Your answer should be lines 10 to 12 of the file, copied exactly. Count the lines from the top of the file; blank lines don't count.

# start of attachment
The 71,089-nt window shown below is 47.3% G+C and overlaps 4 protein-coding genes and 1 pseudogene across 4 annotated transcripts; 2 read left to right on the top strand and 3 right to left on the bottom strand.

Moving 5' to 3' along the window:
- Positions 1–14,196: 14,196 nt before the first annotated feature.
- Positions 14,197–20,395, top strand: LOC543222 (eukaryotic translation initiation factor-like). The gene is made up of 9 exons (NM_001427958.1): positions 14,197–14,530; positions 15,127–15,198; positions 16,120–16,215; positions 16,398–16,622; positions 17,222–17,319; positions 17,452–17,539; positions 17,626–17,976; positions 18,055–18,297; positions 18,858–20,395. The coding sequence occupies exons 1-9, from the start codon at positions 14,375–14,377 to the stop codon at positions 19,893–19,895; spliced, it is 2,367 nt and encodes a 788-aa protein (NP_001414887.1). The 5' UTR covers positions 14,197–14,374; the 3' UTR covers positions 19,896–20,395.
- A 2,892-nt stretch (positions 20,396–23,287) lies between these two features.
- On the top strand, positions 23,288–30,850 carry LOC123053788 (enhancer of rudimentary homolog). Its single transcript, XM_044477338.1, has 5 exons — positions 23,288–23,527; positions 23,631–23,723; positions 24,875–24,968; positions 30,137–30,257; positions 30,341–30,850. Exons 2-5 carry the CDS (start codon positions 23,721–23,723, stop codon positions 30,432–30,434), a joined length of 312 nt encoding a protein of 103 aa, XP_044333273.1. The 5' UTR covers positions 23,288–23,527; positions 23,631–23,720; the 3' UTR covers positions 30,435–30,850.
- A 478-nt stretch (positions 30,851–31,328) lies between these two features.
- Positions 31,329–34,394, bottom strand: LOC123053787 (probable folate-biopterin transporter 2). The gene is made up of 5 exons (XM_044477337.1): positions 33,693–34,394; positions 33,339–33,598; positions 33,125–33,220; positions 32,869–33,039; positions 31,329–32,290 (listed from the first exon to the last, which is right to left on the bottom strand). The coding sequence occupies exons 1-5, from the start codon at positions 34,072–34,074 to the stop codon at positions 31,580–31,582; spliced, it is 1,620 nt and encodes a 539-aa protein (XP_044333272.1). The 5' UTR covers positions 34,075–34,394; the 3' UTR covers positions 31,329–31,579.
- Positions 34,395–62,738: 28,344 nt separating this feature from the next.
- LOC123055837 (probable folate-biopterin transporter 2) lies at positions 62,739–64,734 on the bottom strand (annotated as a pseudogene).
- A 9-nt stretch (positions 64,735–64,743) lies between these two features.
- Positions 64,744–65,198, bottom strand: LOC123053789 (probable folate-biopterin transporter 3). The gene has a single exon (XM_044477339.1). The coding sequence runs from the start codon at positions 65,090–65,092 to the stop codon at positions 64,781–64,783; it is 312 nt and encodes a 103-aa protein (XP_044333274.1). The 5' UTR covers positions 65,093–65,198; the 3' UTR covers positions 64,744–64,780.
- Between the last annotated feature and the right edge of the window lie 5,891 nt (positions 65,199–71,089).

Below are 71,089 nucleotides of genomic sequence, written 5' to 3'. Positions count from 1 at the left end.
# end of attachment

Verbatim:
- LOC123055837 (probable folate-biopterin transporter 2) lies at positions 62,739–64,734 on the bottom strand (annotated as a pseudogene).
- A 9-nt stretch (positions 64,735–64,743) lies between these two features.
- Positions 64,744–65,198, bottom strand: LOC123053789 (probable folate-biopterin transporter 3). The gene has a single exon (XM_044477339.1). The coding sequence runs from the start codon at positions 65,090–65,092 to the stop codon at positions 64,781–64,783; it is 312 nt and encodes a 103-aa protein (XP_044333274.1). The 5' UTR covers positions 65,093–65,198; the 3' UTR covers positions 64,744–64,780.